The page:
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This film was thought lost, but re-discovered recently and restored in
France. The story is simple. Cheyenne Harry, a cowboy, gets engaged to
the ranch boss' daughter, Helen. Unfortunately, a city slicker comes to
town and quickly steals her heart away. She skips town to the surprise
of Cheyenne and her father. However, New York does not work out very
well for her.
Although this is a cheap Universal western, it has plenty of John Ford touches and themes that fans of Mr. Ford will appreciate. There is the typical drinking after work scene, and a big fist-fight involving cowboys. There is typical Ford humor also, such as when Harry tries on a new pair of pants in the general store, or he mistakes a hissing radiator for a rattlesnake.
The "horse-breaking" scene was unimaginatively filmed in extreme long shot. On the other hand, the proposal scene was shot at night with either simulated or actual firelight and it is beautiful. There are also unusual close-ups (for the time) of Harry Carey's face as well as his boots and a valentine charm he carves. Although the story is nothing special, the direction shows how talented John Ford was early in his career. Recommended for silent film and John Ford fans!
Farm hand Cheyenne Harry (Harry Carey), is engaged to Helen, his boss'
daughter. When a rich trader from the city arrives, he charms her off
her feet and whisks her away. Poor Helen soon learns that them city
folk ain't decent (this is a red-state-movie) and it's up to Cheyenne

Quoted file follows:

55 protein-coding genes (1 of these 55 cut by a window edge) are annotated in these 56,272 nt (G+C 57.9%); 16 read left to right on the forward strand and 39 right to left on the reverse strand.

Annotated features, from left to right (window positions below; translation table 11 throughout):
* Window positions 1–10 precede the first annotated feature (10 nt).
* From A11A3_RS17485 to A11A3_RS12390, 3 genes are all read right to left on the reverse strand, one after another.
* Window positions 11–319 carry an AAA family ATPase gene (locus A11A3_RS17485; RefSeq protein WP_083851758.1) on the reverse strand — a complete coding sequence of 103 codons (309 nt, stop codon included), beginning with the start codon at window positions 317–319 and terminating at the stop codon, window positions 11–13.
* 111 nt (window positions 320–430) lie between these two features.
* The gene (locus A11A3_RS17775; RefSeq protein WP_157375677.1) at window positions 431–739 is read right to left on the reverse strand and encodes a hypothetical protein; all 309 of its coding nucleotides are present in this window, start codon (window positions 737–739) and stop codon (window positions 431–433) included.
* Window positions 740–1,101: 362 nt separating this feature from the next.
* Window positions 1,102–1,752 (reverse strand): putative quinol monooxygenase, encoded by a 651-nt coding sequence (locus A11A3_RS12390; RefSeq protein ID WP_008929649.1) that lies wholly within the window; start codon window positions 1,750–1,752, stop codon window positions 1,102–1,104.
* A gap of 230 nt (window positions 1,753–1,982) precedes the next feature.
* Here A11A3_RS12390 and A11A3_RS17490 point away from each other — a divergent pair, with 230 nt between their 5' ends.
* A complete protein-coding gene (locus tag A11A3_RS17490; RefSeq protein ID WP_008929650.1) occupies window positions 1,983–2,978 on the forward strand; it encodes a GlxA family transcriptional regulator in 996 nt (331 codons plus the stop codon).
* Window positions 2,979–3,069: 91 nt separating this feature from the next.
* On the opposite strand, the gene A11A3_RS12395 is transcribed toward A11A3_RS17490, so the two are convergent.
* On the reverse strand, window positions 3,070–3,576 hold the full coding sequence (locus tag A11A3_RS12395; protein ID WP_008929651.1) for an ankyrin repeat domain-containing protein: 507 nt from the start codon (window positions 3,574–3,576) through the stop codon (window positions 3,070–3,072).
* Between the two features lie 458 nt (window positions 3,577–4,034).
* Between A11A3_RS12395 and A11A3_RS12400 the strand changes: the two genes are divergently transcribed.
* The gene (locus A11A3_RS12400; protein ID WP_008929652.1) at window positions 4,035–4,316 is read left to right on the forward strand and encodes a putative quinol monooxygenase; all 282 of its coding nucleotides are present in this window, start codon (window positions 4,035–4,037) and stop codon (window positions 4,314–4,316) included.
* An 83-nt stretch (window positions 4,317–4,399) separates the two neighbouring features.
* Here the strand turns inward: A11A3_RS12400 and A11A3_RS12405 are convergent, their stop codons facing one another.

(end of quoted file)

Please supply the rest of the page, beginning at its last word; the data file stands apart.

and his buddies to set things straight.
It could have been a run-of-the-mill, dime-a-dozen comedy western but Ford's mastery is ever present, using deep focus composition in the wide landscape shots, or striking chiaroscuro lighting in the romantic scenes, proving that he never learned to be a great director: he was one right from the start.
Cheyenne Harry (Harry Carey) is a ranch hand who gets engaged to the owner's
daughter Molly. However, she falls for the charms of city dude Thornton and
runs off to marry him. When she finds that neither Thornton nor New York
City high life to be to her taste, she sends a letter to Harry, who comes to
New York and rescues her with some help from the other ranch hands.
A very well done movie, with a nice mix of action, drama and humor, though the beginning is a bit slow.
The French digital restoration is very nice, with scratches and most other damage to the print removed.
The second John Ford film after Straight Shooting (1917) known to survive.
The scenario of "Bucking Broadway" is full of clichés: the Baddie dude
lures the girl from the West to go East with him under the proposal of